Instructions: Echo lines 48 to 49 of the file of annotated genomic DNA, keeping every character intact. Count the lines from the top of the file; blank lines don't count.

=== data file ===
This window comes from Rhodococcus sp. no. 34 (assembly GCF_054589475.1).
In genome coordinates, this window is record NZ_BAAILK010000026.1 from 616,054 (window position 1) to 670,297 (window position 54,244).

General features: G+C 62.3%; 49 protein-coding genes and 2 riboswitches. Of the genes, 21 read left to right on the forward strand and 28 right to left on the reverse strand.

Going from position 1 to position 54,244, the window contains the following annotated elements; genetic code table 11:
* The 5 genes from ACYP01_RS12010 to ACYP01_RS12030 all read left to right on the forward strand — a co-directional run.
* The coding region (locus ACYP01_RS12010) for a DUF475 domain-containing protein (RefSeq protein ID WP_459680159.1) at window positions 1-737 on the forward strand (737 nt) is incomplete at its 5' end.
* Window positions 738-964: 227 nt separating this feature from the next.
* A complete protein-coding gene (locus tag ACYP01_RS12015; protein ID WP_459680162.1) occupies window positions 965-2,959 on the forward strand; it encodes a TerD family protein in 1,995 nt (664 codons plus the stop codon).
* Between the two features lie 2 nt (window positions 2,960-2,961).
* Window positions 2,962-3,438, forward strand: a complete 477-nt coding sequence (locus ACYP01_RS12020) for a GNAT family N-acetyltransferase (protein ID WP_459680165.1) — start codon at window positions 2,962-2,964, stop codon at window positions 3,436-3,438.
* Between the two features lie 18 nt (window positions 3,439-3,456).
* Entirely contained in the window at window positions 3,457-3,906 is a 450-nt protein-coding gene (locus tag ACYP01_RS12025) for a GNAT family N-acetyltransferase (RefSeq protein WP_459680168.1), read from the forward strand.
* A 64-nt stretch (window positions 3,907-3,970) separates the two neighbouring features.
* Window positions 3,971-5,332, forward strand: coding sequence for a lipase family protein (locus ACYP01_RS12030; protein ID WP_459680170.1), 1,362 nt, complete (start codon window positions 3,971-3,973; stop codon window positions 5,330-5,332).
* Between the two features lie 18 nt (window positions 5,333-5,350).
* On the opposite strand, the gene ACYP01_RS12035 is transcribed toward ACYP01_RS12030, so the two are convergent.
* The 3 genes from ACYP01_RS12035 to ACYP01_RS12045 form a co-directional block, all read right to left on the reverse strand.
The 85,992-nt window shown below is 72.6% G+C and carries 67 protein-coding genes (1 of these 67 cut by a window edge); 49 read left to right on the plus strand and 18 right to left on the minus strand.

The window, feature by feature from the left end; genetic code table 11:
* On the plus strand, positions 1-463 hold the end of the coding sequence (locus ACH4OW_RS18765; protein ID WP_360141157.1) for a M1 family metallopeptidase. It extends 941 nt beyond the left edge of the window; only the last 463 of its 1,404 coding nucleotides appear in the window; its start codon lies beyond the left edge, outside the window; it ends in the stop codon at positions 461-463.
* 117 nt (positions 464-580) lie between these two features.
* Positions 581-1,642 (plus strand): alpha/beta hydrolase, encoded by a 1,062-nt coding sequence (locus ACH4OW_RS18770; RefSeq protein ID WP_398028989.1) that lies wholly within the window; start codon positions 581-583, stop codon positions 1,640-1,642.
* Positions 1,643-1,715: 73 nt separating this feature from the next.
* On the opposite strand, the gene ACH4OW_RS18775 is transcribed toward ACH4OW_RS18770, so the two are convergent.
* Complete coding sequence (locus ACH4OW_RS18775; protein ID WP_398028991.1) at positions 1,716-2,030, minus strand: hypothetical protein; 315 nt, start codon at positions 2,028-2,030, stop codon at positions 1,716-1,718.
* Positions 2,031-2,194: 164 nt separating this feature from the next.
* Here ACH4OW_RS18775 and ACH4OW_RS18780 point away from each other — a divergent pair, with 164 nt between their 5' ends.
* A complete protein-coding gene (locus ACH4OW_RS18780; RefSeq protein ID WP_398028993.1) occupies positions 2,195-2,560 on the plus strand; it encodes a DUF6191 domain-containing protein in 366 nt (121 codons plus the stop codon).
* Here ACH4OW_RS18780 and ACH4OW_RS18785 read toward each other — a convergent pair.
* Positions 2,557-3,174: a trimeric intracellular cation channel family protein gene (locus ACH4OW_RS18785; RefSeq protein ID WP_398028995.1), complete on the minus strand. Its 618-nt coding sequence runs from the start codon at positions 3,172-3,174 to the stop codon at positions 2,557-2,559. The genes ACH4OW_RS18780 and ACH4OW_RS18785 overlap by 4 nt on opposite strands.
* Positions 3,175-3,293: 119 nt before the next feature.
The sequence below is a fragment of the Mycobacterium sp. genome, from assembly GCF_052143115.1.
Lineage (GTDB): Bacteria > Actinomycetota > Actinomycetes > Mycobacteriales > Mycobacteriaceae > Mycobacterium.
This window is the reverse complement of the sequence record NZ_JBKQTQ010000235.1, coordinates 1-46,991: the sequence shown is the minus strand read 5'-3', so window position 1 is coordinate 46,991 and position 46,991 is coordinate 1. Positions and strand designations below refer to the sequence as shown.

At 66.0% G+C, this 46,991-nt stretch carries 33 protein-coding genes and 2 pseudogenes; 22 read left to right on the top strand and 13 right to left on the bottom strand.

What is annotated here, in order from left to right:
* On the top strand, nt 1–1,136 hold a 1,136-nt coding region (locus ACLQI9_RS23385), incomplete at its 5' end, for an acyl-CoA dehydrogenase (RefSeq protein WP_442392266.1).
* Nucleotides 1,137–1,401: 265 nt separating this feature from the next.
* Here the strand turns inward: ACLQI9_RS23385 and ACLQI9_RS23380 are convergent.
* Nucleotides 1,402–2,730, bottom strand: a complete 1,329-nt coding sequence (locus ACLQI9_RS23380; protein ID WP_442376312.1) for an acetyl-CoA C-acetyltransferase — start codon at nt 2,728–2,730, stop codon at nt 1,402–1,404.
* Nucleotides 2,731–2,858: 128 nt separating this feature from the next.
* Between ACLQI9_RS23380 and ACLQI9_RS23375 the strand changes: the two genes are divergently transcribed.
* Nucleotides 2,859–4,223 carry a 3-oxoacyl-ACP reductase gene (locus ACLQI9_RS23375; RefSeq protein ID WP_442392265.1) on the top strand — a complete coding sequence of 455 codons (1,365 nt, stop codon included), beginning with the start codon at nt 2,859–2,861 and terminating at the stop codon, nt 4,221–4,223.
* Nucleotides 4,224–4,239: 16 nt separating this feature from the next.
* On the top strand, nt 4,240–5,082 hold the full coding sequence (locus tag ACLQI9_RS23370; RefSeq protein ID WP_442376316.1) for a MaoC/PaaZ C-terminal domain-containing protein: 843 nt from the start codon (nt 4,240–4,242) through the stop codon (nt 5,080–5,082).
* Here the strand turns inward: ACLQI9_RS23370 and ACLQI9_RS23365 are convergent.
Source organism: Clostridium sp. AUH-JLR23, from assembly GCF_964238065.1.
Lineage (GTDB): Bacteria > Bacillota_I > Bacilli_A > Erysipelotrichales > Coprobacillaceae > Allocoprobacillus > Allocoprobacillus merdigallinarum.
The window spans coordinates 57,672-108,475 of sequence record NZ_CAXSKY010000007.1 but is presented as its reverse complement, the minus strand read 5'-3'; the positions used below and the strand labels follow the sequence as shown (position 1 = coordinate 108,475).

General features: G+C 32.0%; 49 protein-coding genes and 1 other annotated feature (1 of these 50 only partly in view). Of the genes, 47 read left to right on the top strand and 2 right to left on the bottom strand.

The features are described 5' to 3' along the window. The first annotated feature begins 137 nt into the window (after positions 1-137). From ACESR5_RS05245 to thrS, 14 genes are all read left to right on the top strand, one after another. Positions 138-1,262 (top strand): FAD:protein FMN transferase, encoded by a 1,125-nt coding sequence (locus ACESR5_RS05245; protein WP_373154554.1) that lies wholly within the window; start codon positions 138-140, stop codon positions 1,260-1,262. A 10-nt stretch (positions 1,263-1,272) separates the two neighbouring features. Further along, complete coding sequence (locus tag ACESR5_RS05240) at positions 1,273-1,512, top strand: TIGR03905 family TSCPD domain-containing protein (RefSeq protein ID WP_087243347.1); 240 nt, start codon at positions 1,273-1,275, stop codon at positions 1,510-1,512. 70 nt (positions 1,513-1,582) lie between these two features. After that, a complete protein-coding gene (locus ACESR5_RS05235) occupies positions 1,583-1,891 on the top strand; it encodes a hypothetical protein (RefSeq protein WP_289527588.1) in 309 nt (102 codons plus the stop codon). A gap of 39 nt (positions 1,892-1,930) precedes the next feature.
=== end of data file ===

Lineage (GTDB): Bacteria > Bacillota_I > Bacilli_A > Erysipelotrichales > Coprobacillaceae > Allocoprobacillus > Allocoprobacillus merdigallinarum.
The window spans coordinates 57,672-108,475 of sequence record NZ_CAXSKY010000007.1 but is presented as its reverse complement, the minus strand read 5'-3'; the positions used below and the strand labels follow the sequence as shown (position 1 = coordinate 108,475).